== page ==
The ISP's chief executive Neil Berkett said the company was in "quite advanced negotiations" with London councils and that the service could be launched "in the not too distant future".
"The proposition would be that we would provide free Wi-fi access for all," he said.
The Wi-Fi network, which will be free to use, would offer speeds of 'up to' 0.5Mbps to any Brits in the area, while Virgin Media customers would be able to access speeds of 'up to' 10Mbps through the Wi-Fi network.
At present BT's Openzone Wi-Fi network is free to BT customers but costs other web users as much as £5.99 to surf the web for 90 minutes. The Wi-Fi networks offers speeds of 'up to' 8Mbps depending upon how close users are to hotspots.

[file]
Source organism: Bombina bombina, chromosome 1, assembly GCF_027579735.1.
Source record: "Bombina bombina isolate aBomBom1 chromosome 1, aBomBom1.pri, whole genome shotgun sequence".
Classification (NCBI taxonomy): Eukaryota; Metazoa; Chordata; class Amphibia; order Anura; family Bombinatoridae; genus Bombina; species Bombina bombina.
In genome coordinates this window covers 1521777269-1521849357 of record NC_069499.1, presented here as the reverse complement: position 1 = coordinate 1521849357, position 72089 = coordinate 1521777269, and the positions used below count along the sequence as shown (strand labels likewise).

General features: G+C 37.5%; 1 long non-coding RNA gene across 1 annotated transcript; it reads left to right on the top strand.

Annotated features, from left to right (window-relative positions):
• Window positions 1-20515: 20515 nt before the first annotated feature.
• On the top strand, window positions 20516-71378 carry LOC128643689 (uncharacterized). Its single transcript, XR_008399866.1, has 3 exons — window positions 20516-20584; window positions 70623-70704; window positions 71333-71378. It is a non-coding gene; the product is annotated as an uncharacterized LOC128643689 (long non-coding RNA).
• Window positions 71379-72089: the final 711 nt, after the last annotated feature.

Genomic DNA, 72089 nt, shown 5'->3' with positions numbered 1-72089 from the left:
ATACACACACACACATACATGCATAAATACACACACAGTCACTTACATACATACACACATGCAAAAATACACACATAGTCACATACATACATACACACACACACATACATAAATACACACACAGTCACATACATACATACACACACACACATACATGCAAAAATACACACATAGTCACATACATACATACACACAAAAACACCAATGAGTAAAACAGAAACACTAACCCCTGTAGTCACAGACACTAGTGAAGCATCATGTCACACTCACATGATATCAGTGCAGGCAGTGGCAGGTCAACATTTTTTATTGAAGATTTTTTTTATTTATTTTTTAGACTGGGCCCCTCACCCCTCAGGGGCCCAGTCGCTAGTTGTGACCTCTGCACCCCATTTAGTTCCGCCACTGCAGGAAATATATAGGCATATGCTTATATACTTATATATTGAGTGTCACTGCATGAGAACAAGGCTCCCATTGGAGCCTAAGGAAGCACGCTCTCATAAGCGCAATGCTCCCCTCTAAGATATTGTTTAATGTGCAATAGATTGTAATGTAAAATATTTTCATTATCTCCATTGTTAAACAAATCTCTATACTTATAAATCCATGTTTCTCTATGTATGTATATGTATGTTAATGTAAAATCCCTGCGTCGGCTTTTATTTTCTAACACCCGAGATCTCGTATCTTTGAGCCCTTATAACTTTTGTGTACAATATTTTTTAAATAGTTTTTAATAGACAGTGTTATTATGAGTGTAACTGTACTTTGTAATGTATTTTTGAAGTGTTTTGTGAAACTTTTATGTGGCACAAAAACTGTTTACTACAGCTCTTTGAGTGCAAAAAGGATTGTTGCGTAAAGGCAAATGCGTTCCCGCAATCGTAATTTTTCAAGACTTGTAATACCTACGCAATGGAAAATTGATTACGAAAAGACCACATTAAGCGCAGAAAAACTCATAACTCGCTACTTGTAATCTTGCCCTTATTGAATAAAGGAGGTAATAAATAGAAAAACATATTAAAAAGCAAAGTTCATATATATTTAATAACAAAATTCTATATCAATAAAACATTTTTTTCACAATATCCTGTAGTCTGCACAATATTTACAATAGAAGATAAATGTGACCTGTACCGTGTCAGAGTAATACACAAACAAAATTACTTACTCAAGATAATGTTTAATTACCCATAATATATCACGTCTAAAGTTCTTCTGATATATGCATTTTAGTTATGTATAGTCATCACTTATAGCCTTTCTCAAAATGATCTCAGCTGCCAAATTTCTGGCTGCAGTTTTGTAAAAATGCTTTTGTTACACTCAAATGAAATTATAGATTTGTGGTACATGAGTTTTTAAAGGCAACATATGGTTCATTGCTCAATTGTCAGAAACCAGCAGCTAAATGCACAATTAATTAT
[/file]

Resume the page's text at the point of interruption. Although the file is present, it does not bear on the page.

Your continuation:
"It is part of our ethos of advancing digital lifestyles," said Berkett who also described the network as a "punt".
Berkett also said there was a gap "that is increasingly occurring between consumers' need for data outside the home and what they can get on 3G".
Virgin Media first revealed in November last year it was considering using its fibre network to create hundreds of public Wi-Fi hotspots across the UK. At the time, the ISP told the Telegraph it wanted to follow in the footsteps of US provider Cablevision, which joined forces with TimeWarner, in a $300m scheme to roll-out thousands of public Wi-Fi hotspots across America in areas where mobile networks struggle with 3G coverage.
The Wi-Fi hotspots will be created by placing routers in secure locations across the country and then connecting them to the Virgin's roadside fibre boxes.